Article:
Tourloukis, V. and Karkanas, P. 2012.   Geoarchaeology in Greece: A Review. In: (Ed.) Emmanuel Skourtsos, and Gordon S. Lister, The Geology of Greece, Journal of the Virtual Explorer, Electronic Edition, ISSN 1441-8142, volume 42, paper 4, doi:10.3809/jvirtex.2012.00304

Geoarchaeology in Greece: A Review

Vangelis Tourloukis

Paleoanthropology, Institut für Ur- und Frühgeschichte und Archäologie des Mittelalters, and Senckenberg Center for Human Evolution and Paleoecology Rümelinstr. 23, D-72070 Tübingen, Germany. < >

Panagiotis Karkanas

Ephoreia of Paleoanthropology-Speleology of Southern Greece Ardittou 34b 11636 Athens, Greece. <>


This paper examines the history and disciplinary trajectory of geoarchaeology in Greece. Comprising one of the most complex and tectonically active geological settings and entailing one of the richest and most important archaeological records in Europe, Greece was among the first places where the discipline of geoarchaeology was originally applied. The peninsular and maritime character of the country, the extensive coastlines and the pronounced sea-level oscillations occurring in the Quaternary explains why geoarchaeological approaches were at first employed on famous archaeological sites situated along or near the coast. Geoarchaeology in Greece never lost its ‘coastal focus’, but it did enter a second phase during the 1980’s, when there is a shift of interest towards the study of human-environment interactions. This phase initiates a long-lasting debate over landscape instability and the anthropogenic versus climatic impact as major drivers of alluviation and soil erosion during the Holocene. The third stage in the history of the discipline is marked with a dual emphasis on both broad, landscape-scale perspectives and site-specific, micro-scale applications. Particularly during the last decade, geoarchaeological investigations in Greece have been characterized by pioneering studies of site formation processes, archaeological sediments and the micro-stratigraphic context.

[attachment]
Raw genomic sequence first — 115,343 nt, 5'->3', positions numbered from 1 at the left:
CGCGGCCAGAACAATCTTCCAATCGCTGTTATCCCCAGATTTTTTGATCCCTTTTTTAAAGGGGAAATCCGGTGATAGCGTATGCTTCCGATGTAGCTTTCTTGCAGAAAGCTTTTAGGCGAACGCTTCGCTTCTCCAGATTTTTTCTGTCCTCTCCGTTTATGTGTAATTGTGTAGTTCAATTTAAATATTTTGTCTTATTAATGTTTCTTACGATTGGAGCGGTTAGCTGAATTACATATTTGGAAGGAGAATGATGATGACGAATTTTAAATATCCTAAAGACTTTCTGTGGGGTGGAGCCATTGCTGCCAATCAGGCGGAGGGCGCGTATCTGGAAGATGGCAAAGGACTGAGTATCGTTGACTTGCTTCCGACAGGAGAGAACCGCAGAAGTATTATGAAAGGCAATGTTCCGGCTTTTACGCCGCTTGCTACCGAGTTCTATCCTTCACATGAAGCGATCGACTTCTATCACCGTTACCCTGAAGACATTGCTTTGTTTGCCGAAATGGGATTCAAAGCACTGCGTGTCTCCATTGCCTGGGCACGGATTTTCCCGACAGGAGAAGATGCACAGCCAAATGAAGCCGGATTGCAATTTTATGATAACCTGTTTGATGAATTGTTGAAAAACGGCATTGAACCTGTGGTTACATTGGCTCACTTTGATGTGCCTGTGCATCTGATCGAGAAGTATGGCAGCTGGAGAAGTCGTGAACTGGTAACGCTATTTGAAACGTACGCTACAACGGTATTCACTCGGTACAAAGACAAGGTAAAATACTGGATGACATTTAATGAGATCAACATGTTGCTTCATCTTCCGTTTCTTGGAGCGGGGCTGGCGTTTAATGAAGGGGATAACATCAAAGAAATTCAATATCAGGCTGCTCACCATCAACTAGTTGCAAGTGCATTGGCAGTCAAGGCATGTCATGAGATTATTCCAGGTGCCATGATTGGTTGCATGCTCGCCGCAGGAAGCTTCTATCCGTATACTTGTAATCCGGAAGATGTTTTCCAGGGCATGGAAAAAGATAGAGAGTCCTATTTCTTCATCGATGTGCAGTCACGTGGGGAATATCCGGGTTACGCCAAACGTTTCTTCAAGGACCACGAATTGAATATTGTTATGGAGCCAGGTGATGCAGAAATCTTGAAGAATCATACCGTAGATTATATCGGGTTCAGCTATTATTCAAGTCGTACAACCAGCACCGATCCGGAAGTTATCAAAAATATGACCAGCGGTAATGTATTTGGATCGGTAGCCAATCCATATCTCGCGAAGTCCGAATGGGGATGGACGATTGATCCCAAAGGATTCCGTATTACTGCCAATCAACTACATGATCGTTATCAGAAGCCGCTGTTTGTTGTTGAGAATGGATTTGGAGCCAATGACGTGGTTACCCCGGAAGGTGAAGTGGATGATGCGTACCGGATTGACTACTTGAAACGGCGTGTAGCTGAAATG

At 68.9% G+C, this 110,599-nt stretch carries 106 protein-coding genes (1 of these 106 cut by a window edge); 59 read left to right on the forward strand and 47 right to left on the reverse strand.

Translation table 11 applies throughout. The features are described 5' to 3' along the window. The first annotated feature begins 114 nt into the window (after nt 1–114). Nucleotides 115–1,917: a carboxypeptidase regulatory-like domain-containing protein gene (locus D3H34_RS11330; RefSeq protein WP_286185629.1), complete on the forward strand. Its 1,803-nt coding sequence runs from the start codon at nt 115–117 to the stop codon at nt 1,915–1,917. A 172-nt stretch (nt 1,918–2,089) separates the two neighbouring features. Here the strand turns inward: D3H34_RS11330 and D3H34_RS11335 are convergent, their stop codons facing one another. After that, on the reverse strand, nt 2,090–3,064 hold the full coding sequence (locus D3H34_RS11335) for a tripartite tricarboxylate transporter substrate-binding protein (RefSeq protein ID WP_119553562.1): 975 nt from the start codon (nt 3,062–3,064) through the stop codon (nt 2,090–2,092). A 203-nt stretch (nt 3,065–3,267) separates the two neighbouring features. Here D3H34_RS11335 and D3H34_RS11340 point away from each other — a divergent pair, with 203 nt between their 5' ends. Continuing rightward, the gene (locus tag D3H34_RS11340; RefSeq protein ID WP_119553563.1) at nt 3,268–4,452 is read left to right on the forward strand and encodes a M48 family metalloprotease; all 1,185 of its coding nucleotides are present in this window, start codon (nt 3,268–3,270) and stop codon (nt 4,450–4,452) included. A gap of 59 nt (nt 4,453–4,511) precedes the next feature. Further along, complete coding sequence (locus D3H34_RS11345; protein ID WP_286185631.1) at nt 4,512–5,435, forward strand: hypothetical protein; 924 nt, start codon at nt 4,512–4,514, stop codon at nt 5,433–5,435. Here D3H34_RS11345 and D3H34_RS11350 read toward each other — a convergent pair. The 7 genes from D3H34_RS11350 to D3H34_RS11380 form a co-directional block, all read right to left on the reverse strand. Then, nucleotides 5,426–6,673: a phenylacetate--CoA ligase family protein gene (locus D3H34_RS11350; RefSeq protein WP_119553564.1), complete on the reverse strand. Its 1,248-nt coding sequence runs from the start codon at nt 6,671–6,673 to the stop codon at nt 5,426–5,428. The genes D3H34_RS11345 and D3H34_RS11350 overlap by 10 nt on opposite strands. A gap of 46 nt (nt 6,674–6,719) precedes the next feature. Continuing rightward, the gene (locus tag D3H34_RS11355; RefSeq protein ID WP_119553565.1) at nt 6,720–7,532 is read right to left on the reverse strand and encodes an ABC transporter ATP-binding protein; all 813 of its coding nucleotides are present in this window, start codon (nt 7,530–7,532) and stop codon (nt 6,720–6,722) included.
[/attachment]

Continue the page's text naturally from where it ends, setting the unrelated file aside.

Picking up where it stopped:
Keywords: Geoarchaeology, Greece, site formation processes, micromorphology, paleogeography, human-environment interactions,